• Katie Lauder

The Knees: Just Doing What The Feet and Hips Tell Them To Do

Updated: Feb 18


^ Left: Bad knee position, weak, and potentially dangerous. Right: Good knee position, healthy, stable, strong.


We all worry about our knees. They seem so vulnerable when we chuck 350 pounds on our back and drop our hips down toward the floor. Well they are vulnerable! Knee pain is extremely common primarily because the knees tend to have a little too much movement without enough muscular stability. The movements that we complete in Crossfit are hugely beneficial for improving the muscular stability of our knees but only if we do the movements correctly.


How do we do the movements correctly? It’s all about the ankles/feet and the hips. The ankles must be mobile enough to move through a squat position. If the ankles are tight (usually the calf muscle and achilles tendon are to blame) the knees will come too far forward in the squat. If the hips are tight or weak, the knees will move too far inward. Both of these abnormal squat movements puts too much load on the knee joints rather than the muscles around them.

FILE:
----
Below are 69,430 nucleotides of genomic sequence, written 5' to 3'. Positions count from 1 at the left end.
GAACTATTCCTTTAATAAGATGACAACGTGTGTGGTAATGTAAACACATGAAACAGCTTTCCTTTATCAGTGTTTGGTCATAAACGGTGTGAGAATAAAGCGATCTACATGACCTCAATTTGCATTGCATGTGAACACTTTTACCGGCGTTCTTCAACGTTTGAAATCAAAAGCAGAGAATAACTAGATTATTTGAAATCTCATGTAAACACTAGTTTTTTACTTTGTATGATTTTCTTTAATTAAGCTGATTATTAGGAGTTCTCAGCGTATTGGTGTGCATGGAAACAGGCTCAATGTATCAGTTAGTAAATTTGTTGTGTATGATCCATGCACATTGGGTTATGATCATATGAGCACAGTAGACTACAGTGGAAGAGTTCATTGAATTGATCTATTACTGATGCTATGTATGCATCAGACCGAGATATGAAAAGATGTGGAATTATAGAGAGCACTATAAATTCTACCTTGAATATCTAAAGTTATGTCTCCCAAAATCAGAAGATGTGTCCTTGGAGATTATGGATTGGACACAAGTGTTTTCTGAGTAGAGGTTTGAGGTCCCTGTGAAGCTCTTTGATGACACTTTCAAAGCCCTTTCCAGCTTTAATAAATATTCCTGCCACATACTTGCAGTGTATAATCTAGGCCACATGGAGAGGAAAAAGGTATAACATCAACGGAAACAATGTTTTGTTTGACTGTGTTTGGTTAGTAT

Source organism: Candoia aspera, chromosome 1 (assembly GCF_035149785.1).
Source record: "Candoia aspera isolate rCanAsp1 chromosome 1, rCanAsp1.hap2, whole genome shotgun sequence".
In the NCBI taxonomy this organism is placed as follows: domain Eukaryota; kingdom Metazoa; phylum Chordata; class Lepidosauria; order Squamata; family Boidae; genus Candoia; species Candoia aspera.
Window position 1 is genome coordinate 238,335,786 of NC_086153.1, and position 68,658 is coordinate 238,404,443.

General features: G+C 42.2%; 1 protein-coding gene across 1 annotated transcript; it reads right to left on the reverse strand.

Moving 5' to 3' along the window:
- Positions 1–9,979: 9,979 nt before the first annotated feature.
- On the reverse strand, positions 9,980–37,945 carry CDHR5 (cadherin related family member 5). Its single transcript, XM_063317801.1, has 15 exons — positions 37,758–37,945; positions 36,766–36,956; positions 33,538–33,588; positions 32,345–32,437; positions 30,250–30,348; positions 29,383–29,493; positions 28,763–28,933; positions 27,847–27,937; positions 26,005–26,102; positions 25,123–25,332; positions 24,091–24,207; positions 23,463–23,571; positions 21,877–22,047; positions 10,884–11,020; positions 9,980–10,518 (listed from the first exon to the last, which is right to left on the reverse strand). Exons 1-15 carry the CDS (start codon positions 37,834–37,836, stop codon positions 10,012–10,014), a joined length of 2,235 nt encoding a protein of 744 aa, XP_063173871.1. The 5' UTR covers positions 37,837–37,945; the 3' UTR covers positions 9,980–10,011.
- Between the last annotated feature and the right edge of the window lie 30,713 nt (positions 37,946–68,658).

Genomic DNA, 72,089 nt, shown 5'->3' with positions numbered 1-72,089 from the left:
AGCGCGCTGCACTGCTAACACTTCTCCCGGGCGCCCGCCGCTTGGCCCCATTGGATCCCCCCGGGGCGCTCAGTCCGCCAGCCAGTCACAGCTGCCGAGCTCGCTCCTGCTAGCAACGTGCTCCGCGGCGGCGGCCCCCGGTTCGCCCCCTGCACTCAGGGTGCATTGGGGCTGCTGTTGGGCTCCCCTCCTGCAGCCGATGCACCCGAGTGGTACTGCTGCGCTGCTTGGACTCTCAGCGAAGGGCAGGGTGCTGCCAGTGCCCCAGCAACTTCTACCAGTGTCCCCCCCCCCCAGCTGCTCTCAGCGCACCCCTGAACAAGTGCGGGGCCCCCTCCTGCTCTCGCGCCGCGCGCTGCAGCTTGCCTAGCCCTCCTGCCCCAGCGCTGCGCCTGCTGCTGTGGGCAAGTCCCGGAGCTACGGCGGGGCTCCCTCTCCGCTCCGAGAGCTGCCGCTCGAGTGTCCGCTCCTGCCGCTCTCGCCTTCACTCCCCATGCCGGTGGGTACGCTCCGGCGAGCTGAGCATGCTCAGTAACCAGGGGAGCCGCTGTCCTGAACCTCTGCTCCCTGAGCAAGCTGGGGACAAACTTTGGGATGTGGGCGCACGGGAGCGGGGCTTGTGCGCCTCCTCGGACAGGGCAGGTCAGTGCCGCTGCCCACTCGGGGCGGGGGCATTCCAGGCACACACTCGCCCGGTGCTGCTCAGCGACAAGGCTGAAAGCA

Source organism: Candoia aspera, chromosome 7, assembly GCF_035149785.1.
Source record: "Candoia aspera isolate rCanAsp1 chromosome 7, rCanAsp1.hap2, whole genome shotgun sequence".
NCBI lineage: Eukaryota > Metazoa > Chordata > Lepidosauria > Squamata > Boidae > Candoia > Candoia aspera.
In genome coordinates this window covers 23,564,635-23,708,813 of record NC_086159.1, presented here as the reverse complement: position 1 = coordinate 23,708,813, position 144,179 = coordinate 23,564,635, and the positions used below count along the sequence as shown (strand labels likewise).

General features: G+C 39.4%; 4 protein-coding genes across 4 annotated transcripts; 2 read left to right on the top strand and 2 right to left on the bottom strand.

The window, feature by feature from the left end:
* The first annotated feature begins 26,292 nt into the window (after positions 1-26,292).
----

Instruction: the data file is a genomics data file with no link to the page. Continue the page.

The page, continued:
So the answer to better knee health:

Keep the feet and ankles mobile (image 1)

Keep the hips flexible in the outward/abduction direction (image 2)

Keep the hips strong in the outward/abduction direction (image 3)


Use your coach to help you achieve the best form you are capable of! We don’t have mirrors at the gym so we must use our coaches.


Good squat form should translate into other movements: box jumps, pistols, wall balls, push press. Still be vigilant with your form and use your coaches eyes and expertise.

Good luck!



Image 1  Push front knee forward to stretch ankle. Hold 60 seconds 3 times


Image 2  Ease into the frog position. Hold for 2 minutes.



Image 3  Double wrap a light band around your knees. Lift top knee a few inches without rolling off of your side. 20 times slowly



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